This disorder usually presents during late childhood, often resembling extreme shyness and involving the avoidance of social interactions and social situations. Social anxiety disorder occurs more often in women than in men, with this gender difference even more pronounced in young adults. Untreated, social anxiety disorder may last for many years.


MDD (major depressive disorder) is the clinical descriptor for depression. This mood disorder can be especially disruptive to all areas of life.

Depression affects your mood and behavior, as well as physical processes like sleep and appetite.

Major depressive disorder is one of the most common mental health conditions in the U.S. Data from NIMH (National Institute on Mental Health) indicate that 8% of U.S. adults experienced at least one episode of major depression in 2020.

For a diagnosis of MDD, you must satisfy the criteria outlined in DSM-5-TR (the most current text of APA’s Diagnostic and Statistical Manual of Mental Disorders). According to the criteria:


  • Symptoms must persist for two weeks or more.
  • One symptom must be either reduced pleasure or interest, or depressed mood.
  • Previous functioning must be impaired.


Additionally, you must experience at least five of these symptoms during a period of two weeks or more:

  • Feeling irritable or sad most of the day, almost every day.
  • Reduced interest in activities you enjoyed.
  • Sudden changes to appetite or weight.
  • Difficulty falling asleep or sleeping more than normal.
  • Restlessness.
  • Decreased energy levels and feelings of tiredness.
  • Worthlessness or guilt.
  • Problems thinking, concentrating, or making decisions.
  • Thoughts of self-harm or suicide.


Bipolar disorder is a severe mood disorder associated with dramatic shifts in mood and energy, as well as reduced ability to think clearly.

Those with bipolar experience mania (high moods) and depression (low moods) that are more pronounced than the usual ups-and-downs of everyday life.

Research shows that bipolar typically presents at age 25, although it may occur in childhood or teenage years. Men and women are equally impacted by bipolar. Of the 3% of the U.S. population diagnosed with this mood disorder, over 80% of cases are diagnosed as severe.

If untreated, bipolar typically worsens. With an effective treatment plan that includes medications, psychotherapy, lifestyle changes, a regular routine and early diagnosis, outcomes can be favorable.

For a DSM diagnosis of bipolar, you must experience at least one episode of either mania or hypomania (a less intense form of mania). There are four types of bipolar that differ substantially in presentation:

  • Bipolar I: The most common type of bipolar, bipolar I is typically characterized by episodes of depression and mania. For a diagnosis of bipolar I, manic episodes must persist for a week or be severe enough to warrant hospitalization.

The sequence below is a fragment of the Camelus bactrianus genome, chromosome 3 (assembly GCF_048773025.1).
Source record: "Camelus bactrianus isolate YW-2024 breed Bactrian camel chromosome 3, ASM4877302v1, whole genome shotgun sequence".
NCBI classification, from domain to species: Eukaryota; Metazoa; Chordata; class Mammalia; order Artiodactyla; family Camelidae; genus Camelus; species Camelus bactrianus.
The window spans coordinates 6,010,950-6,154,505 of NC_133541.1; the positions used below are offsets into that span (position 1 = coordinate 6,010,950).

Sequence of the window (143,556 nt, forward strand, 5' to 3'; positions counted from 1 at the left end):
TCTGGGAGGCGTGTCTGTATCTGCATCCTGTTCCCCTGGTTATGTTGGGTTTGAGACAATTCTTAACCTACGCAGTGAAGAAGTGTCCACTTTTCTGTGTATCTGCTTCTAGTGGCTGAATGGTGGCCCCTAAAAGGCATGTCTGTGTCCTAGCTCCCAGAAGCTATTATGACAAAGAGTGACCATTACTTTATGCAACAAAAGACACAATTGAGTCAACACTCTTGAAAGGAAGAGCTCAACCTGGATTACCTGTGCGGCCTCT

• Bipolar II: Depressive episodes are mixed with hypomanic episodes, although mania does not present in bipolar II.

  • Cyclothymia: This chronically unstable mood state involves mild depression and hypomania that persist for two years or more.

  • Unspecified bipolar: Clinically significant periods of atypical mood elevation.


Panic disorder is characterized by frequent and recurring panic attacks over a period of one month.

Those with panic disorders are worried about having another attack, and may often change their behavior in an attempt to avoid triggering subsequent panic attacks.

Panic attacks present suddenly, involving intense cognitive and physical symptoms of anxiety. Attacks may be triggered by cues or may occur unexpectedly.

For a DSM diagnosis of panic disorder, you must experience more than one panic attack. The frequency of attacks may vary widely.

Panic disorders, like all mental health conditions, will typically get worse if untreated.


We work with most insurance plans to cover the costs of treatment for drugs
and alcohol addiction.


There are three treatment options for dual diagnosis disorder (also known as comorbidity). Sequential care treats mood disorders and SUD separately, while parallel and integrated care treat multiple disorders at the same time. Integrated treatment is known to have the most effective results, which is what we offer here at Gratitude Lodge.

mood disorders | gratitude lodge


Some mood disorders require the SUD to be addressed before treating the substance-induced mood disorder. For example, someone who is depressed from drinking may need to detox first, receive medication, and then treat their major depression disorder separately.

mood disorders | gratitude lodge
mood disorders | gratitude lodge
mood disorders | gratitude lodge


Unlike sequential treatment, parallel care treats mood disorders and substance simultaneously. Though a patient still receives therapy, doctors and therapists don’t collaborate and communicate as they do with integrated treatment.

mood disorders | gratitude lodge